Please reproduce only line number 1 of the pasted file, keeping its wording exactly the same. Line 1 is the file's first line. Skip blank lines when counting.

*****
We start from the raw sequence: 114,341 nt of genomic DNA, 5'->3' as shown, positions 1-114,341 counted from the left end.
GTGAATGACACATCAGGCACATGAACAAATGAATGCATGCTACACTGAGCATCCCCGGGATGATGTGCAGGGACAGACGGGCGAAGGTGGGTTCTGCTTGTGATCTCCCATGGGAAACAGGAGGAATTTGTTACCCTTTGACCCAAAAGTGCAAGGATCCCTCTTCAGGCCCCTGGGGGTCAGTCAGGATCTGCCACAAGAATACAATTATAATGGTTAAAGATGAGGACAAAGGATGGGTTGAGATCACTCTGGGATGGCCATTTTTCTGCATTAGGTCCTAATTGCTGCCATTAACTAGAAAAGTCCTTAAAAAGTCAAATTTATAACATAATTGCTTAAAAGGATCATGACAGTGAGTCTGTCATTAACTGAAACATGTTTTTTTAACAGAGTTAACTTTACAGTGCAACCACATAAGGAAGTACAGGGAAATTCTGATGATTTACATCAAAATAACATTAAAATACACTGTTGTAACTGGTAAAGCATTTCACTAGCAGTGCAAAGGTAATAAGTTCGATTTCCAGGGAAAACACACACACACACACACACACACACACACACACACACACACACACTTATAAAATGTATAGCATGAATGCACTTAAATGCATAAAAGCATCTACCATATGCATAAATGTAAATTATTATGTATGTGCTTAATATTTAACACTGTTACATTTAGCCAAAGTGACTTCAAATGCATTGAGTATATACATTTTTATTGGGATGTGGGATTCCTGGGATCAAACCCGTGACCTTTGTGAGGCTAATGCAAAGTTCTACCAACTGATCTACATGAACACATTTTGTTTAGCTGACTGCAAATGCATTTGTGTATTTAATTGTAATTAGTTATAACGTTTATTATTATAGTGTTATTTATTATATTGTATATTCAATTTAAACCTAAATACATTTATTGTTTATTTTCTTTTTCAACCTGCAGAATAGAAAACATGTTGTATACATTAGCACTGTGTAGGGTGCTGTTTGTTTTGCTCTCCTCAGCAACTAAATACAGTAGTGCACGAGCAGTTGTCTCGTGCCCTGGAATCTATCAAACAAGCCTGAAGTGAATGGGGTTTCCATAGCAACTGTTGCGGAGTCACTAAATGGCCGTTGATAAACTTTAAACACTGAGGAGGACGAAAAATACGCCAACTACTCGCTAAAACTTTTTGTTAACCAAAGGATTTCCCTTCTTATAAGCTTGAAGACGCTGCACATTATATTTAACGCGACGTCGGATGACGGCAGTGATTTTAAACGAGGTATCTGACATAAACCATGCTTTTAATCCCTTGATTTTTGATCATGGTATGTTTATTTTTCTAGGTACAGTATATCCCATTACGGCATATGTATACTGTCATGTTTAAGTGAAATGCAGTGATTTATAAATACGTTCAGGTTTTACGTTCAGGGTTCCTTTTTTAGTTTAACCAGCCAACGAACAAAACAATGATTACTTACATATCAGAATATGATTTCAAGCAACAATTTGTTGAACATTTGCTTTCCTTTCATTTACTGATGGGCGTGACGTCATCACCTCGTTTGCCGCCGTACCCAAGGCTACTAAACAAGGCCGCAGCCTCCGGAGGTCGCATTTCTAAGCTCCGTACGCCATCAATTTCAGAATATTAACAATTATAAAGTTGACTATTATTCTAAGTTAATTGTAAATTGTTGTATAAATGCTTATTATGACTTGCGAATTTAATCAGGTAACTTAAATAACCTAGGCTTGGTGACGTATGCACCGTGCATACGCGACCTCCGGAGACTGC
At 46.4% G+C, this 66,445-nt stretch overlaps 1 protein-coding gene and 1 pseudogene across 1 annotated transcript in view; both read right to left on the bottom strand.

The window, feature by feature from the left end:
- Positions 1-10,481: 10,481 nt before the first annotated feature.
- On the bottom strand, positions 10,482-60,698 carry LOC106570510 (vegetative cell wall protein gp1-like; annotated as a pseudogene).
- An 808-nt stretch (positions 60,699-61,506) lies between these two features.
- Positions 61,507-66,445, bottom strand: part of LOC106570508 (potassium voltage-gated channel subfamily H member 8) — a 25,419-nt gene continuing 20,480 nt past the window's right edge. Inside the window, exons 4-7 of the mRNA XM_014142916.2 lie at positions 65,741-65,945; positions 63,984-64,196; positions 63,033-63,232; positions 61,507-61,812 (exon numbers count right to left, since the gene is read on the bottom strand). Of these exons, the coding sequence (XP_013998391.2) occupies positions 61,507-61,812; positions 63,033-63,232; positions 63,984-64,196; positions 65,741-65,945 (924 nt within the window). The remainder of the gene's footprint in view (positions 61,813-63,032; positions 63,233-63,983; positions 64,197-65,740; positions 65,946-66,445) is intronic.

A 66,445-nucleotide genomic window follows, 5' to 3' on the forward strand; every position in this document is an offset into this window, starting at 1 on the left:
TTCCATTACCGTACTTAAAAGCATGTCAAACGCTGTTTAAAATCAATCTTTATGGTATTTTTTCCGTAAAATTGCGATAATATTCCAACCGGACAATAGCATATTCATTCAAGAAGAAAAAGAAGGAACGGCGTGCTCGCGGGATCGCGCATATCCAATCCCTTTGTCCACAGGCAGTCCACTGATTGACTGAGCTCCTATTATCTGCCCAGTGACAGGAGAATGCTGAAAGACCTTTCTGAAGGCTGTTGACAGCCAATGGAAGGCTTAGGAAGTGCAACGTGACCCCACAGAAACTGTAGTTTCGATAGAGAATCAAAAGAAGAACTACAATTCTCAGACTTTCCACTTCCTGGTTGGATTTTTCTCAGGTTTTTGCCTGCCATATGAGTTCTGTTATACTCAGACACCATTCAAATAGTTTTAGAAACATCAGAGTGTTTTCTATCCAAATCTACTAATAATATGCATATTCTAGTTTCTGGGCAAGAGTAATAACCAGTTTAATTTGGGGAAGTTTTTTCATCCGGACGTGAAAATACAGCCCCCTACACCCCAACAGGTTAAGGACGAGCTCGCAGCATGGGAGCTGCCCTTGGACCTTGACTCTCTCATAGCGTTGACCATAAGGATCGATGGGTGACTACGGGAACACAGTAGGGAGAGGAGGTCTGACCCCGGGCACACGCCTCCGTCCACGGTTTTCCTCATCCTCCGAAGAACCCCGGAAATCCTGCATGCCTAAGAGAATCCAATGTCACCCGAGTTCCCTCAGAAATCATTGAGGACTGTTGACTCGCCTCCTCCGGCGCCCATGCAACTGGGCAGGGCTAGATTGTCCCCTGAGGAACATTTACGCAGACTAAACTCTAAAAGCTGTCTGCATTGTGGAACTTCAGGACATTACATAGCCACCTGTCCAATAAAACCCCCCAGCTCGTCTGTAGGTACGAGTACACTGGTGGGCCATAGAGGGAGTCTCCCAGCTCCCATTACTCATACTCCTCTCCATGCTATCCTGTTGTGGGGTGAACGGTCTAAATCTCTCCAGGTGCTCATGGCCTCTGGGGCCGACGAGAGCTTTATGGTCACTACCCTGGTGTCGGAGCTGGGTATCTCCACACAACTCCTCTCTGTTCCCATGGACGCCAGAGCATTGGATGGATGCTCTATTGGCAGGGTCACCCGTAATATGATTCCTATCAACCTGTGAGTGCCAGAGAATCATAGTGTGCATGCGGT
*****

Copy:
We start from the raw sequence: 114,341 nt of genomic DNA, 5'->3' as shown, positions 1-114,341 counted from the left end.